TOfter unprecedented floods last summer, the people of Old Fangak, a small town in northern South Sudan, should be planting now. But the flood water has not receded, the people are still abandoned and now face severe hunger.
Unusually heavy rains began last July, and the White Nile overflowed, destroying all crops and encroaching on farms and villages, affecting Jonglei and other states, leaving people fighting over some swaths of dry land.
Fields are still submerged, mud houses and stiff branches of dead corn are slowly collapsing into the water, entire villages have been abandoned, and large areas have been turned into swamps. Of the 62 villages served by the Old Fangak central market, 45 are devastated by the flooded river.
The July harvest would have fed the local population until this spring, but all harvests were lost. Families sleep in abandoned schools or outdoors on higher ground. It’s not about migrating to dry areas as the flooding stretches for miles and at least Old Fangak is isolated from the constant conflict that plagues much of the rest of the country.
The UN says that around 1.6 million people have been affected by the floods in a country where at least 7.5 million people already need assistance. A recent report from Integrated classification of the food safety phase, (IPC), an initiative of 15 organizations to combat malnutrition, estimates that 6.4 million people, approximately half of the population, will face acute food insecurity in 2021, and for half of them lack of food will be an emergency.
Some people in South Sudan, like those in Old Fangak, are partially or totally isolated from humanitarian aid. Access to the city is difficult in normal times, but debris from the floods has blocked the runway, which was cleared of brush, and boat access from the river.
Data from South Sudan suggest that more erratic and unpredictable weather patterns are now the norm.
The floods were caused by the Indian Ocean dipole (IOD), also known as the “Indian El Niño,” a weather pattern discovered only in 1999. The strongest IOD to hit East Africa in 61 years occurred in 2019. So, When the 2020 rains came in South Sudan, the previous year’s water had not yet receded, leading to more devastating floods. This year’s rains could make the situation even worse, making the resulting famine catastrophic.
“People will starve. Everyone in Old Fangak lacks food and lost what they grew. Hunger is what will kill people, ”says Peter Kak, a fisherman and grandfather of five who lives on an island of grass with his son Samuel. The two men stayed behind after sending the rest of the family to higher ground. Here they fish every day.
“Floods, conflict, Covid-19 and poverty make the situation here dire,” says Sulaiman Sesay of Action Against Hunger, one of the few active aid organizations in this area of South Sudan. “The world needs to know that people are suffering in this way.”
Socio-economic measures taken in response to the pandemic have affected already critical hunger situations in vulnerable places like South Sudan. TO joint report The World Food Program and the Food and Agriculture Organization of the United Nations estimate that threatening global hunger levels appear to be reaching new highs.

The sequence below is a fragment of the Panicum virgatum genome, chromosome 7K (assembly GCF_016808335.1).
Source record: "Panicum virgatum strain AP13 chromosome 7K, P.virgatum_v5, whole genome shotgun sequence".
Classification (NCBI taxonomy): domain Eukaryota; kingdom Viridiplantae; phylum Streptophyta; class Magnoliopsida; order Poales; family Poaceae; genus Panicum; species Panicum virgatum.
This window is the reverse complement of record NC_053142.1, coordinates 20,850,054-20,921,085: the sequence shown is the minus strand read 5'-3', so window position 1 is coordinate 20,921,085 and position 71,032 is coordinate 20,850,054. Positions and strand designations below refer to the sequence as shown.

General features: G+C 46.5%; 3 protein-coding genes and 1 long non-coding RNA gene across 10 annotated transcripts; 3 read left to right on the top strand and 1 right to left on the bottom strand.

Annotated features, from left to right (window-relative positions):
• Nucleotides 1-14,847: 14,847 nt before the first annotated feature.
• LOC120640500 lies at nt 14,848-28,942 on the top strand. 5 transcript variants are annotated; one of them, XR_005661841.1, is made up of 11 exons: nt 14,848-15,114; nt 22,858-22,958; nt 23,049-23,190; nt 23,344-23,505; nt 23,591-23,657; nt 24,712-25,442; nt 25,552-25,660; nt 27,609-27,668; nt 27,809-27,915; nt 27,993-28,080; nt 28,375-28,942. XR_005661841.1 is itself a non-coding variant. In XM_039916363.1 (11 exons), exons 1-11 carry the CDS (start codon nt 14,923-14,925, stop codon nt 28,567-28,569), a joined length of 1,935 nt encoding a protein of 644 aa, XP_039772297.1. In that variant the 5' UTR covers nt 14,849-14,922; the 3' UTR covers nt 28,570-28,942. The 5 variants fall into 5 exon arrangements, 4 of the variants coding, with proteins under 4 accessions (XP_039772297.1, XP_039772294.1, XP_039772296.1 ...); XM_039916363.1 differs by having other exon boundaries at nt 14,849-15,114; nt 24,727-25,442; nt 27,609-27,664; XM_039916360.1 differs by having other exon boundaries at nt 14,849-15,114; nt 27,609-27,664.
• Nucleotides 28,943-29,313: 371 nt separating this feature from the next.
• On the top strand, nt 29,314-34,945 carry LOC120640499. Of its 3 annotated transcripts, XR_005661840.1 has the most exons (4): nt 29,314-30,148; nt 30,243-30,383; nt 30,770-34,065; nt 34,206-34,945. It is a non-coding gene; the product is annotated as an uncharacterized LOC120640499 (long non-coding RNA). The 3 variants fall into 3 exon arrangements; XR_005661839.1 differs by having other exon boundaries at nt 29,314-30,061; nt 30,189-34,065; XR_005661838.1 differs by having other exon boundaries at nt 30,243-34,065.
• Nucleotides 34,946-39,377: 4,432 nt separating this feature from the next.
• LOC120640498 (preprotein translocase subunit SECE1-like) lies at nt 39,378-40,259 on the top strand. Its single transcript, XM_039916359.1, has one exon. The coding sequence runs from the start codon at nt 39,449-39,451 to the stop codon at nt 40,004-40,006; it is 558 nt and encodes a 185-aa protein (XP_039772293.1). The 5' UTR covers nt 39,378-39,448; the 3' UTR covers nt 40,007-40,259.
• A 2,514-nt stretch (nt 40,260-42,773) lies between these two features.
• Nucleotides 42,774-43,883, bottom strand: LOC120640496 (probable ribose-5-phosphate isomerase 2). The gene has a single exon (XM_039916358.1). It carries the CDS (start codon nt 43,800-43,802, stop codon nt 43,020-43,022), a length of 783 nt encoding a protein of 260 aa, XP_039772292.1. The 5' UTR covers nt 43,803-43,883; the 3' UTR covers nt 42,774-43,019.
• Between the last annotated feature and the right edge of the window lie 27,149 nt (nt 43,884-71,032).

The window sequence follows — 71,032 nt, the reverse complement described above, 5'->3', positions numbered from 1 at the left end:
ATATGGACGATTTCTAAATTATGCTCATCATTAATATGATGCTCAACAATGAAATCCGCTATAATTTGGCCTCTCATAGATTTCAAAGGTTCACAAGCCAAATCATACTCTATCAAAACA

In Old Fangak, people grew sorghum, a cereal that is easy to grow. Now they can only eat water lilies and fish. But not everyone has fishing nets and for those who do the catches they are rarely enough to satisfy their appetite.
“There is not enough sorghum, so we have to resort to the water lily,” explains Samuel Gai. The flowers must be collected in large quantities to grind and make a small amount of cereal.
Despite the severity of the floods, the people of Old Fangak refuse to give up. Faced with rising waters, hunger and isolation from the rest of the country, the community shows an extraordinary capacity for recovery.
“We cooperate,” says Joseph Martin, a villager who helps repair the constantly collapsing runway levee. “The women draw the water with buckets and we put the mud in the dikes to prevent water from entering. They do their part and we do our part.
“When there is work, men and women work together and cooperate. Some people come and work even without us asking them … that’s how we do it, if there is work to save the city, we work together ”.
Moving water in large quantities throughout the day comes at a huge cost to hungry people. “Due to this water, I have lost weight. We do this alone, all day and all night by dumping water over the dam. Nobody comes to help us. We are all exhausted, ”says Nyayen Chuol, who works on the dike with her elderly mother.
Where levees have already broken, many people move to neighbors’ houses and start over, helping to keep other levees strong.
“I am worried all the time. At night I try to stay awake with a fire so I can burn some weed and go check if the dam has a leak or is about to break. Each night. I’m so worried that I can’t even sleep thinking that if I fall asleep the dam could break and I could drown, ”says Nyayang Kich, who had to leave her house flooded by her neighbor’s higher ground.
Stagnant water is also compromising health, leading to an increase in malaria-carrying mosquitoes.
“The climate has changed since I was young because we have never experienced floods like this before. What we are experiencing now is horrible. We are suffering from hunger and before we did not have it. The climate has changed. For older people it is horrible. It is difficult to move in this water; we don’t know where to sleep or what to eat. We are in God’s hands, ”says 83-year-old Mary Nyamat.
George is Digismak’s reported cum editor with 13 years of experience in Journalism